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Determining Enzyme Kinetics for Systems Biology with Nuclear Magnetic Resonance Spectroscopy

Triple-J Group for Molecular Cell Physiology, Department of Biochemistry, Stellenbosch University, Private Bag X1, Matieland, Stellenbosch 7602, South Africa
Molecular Cell Physiology, Vrije Universiteit, De Boelelaan 1087, 1081 HV Amsterdam ,The Netherlands
Manchester Centre for Integrative Systems Biology, Manchester Institute for Biotechnology, The University of Manchester, Manchester, M60 1QD, UK
Author to whom correspondence should be addressed.
Metabolites 2012, 2(4), 818-843;
Received: 20 August 2012 / Revised: 12 October 2012 / Accepted: 29 October 2012 / Published: 6 November 2012
(This article belongs to the Special Issue Metabolism and Systems Biology)
Enzyme kinetics for systems biology should ideally yield information about the enzyme’s activity under in vivo conditions, including such reaction features as substrate cooperativity, reversibility and allostery, and be applicable to enzymatic reactions with multiple substrates. A large body of enzyme-kinetic data in the literature is based on the uni-substrate Michaelis–Menten equation, which makes unnatural assumptions about enzymatic reactions (e.g., irreversibility), and its application in systems biology models is therefore limited. To overcome this limitation, we have utilised NMR time-course data in a combined theoretical and experimental approach to parameterize the generic reversible Hill equation, which is capable of describing enzymatic reactions in terms of all the properties mentioned above and has fewer parameters than detailed mechanistic kinetic equations; these parameters are moreover defined operationally. Traditionally, enzyme kinetic data have been obtained from initial-rate studies, often using assays coupled to NAD(P)H-producing or NAD(P)H-consuming reactions. However, these assays are very labour-intensive, especially for detailed characterisation of multi-substrate reactions. We here present a cost-effective and relatively rapid method for obtaining enzyme-kinetic parameters from metabolite time-course data generated using NMR spectroscopy. The method requires fewer runs than traditional initial-rate studies and yields more information per experiment, as whole time-courses are analyzed and used for parameter fitting. Additionally, this approach allows real-time simultaneous quantification of all metabolites present in the assay system (including products and allosteric modifiers), which demonstrates the superiority of NMR over traditional spectrophotometric coupled enzyme assays. The methodology presented is applied to the elucidation of kinetic parameters for two coupled glycolytic enzymes from Escherichia coli (phosphoglucose isomerase and phosphofructokinase). 31P-NMR time-course data were collected by incubating cell extracts with substrates, products and modifiers at different initial concentrations. NMR kinetic data were subsequently processed using a custom software module written in the Python programming language, and globally fitted to appropriately modified Hill equations. View Full-Text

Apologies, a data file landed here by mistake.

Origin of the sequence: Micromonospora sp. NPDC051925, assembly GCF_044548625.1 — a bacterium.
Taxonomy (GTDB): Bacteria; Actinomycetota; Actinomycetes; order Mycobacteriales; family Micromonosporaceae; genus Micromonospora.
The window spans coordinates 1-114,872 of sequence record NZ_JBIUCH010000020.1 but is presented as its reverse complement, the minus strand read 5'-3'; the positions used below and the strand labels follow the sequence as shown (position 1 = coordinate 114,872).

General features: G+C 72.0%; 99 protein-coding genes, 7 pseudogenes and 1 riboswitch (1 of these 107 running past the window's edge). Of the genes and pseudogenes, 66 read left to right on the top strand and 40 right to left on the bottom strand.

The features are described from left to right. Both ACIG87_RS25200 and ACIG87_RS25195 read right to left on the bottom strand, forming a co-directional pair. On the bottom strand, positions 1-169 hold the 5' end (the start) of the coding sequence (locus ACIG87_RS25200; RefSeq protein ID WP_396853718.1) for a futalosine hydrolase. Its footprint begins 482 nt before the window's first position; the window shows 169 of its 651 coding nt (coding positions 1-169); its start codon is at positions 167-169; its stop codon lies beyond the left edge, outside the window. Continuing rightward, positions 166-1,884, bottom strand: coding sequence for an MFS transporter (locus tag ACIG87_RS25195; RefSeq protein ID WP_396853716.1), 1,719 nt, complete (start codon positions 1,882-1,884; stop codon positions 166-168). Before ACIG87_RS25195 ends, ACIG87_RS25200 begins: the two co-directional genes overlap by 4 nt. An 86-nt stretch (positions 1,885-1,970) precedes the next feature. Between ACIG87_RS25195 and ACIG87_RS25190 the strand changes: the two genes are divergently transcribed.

Keywords: NMR; enzyme kinetics; systems biology; progress curve analysis NMR; enzyme kinetics; systems biology; progress curve analysis
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MDPI and ACS Style

Eicher, J.J.; Snoep, J.L.; Rohwer, J.M. Determining Enzyme Kinetics for Systems Biology with Nuclear Magnetic Resonance Spectroscopy. Metabolites 2012, 2, 818-843.

AMA Style

Eicher JJ, Snoep JL, Rohwer JM. Determining Enzyme Kinetics for Systems Biology with Nuclear Magnetic Resonance Spectroscopy. Metabolites. 2012; 2(4):818-843.

Chicago/Turabian Style

Eicher, Johann J., Jacky L. Snoep, and Johann M. Rohwer 2012. "Determining Enzyme Kinetics for Systems Biology with Nuclear Magnetic Resonance Spectroscopy" Metabolites 2, no. 4: 818-843.

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